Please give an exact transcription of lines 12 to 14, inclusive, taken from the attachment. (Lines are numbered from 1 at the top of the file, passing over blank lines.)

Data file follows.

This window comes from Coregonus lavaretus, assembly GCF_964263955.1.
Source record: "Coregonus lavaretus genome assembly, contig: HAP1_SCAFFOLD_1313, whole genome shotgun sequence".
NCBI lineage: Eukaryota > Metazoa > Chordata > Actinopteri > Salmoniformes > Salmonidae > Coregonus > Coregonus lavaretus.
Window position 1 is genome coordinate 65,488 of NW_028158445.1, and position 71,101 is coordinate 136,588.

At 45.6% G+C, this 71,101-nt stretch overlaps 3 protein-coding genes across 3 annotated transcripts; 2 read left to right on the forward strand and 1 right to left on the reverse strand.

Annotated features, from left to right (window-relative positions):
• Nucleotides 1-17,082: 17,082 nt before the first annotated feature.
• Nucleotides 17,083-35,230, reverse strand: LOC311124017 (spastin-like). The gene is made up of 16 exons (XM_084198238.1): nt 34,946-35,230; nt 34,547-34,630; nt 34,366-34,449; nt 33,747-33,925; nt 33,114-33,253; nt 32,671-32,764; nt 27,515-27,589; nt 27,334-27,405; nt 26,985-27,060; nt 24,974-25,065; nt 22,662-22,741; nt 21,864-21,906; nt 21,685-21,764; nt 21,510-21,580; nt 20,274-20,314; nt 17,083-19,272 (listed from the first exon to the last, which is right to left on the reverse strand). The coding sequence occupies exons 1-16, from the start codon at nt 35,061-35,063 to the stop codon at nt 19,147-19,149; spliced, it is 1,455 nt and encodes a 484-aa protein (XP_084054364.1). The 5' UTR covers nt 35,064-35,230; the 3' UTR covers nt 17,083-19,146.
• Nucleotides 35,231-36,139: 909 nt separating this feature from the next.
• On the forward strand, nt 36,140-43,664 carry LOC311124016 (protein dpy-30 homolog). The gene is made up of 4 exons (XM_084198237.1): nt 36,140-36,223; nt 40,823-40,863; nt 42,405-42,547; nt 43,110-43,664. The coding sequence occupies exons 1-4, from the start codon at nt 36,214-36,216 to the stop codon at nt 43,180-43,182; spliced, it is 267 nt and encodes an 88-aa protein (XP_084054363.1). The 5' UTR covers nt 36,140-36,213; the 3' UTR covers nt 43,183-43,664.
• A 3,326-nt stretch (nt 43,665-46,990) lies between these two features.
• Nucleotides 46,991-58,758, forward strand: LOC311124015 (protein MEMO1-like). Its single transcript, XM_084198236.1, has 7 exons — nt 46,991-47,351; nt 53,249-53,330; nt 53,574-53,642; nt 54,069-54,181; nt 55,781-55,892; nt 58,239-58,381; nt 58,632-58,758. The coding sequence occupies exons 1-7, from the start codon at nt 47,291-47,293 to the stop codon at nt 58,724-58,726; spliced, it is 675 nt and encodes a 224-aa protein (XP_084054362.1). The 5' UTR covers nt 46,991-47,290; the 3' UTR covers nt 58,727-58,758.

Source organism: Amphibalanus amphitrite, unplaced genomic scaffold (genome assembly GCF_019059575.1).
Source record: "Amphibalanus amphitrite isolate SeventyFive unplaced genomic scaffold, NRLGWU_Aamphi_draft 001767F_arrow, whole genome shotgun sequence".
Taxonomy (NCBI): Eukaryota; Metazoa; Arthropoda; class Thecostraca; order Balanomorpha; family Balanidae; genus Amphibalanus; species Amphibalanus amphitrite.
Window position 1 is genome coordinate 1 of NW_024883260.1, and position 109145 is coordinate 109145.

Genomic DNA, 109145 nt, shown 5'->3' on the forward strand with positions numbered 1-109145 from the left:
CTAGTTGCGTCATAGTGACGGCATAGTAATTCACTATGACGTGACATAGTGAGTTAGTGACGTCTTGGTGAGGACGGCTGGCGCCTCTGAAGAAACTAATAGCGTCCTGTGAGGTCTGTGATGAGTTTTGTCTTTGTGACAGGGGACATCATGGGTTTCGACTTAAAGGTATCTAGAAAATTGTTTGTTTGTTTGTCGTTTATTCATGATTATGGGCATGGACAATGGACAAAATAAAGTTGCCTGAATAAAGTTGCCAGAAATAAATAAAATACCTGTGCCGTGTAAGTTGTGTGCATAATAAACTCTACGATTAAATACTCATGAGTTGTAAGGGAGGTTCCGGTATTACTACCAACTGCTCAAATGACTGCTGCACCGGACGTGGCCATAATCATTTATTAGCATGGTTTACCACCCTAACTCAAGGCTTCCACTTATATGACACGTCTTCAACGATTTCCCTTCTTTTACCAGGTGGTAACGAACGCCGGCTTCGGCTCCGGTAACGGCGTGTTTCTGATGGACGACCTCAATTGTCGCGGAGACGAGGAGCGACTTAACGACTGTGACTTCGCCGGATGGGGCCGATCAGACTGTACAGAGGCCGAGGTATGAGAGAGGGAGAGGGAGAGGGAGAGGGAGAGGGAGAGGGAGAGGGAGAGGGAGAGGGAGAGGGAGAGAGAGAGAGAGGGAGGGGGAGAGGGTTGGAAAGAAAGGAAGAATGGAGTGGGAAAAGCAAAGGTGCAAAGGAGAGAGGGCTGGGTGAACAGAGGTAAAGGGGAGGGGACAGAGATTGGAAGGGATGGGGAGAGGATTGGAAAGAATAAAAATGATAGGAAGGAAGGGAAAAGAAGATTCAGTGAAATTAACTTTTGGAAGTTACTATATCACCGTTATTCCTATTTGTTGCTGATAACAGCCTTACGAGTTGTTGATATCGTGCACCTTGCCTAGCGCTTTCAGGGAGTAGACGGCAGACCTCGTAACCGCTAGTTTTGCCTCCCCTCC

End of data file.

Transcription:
• Nucleotides 46,991-58,758, forward strand: LOC311124015 (protein MEMO1-like). Its single transcript, XM_084198236.1, has 7 exons — nt 46,991-47,351; nt 53,249-53,330; nt 53,574-53,642; nt 54,069-54,181; nt 55,781-55,892; nt 58,239-58,381; nt 58,632-58,758. The coding sequence occupies exons 1-7, from the start codon at nt 47,291-47,293 to the stop codon at nt 58,724-58,726; spliced, it is 675 nt and encodes a 224-aa protein (XP_084054362.1). The 5' UTR covers nt 46,991-47,290; the 3' UTR covers nt 58,727-58,758.

Source organism: Amphibalanus amphitrite, unplaced genomic scaffold (genome assembly GCF_019059575.1).
Source record: "Amphibalanus amphitrite isolate SeventyFive unplaced genomic scaffold, NRLGWU_Aamphi_draft 001767F_arrow, whole genome shotgun sequence".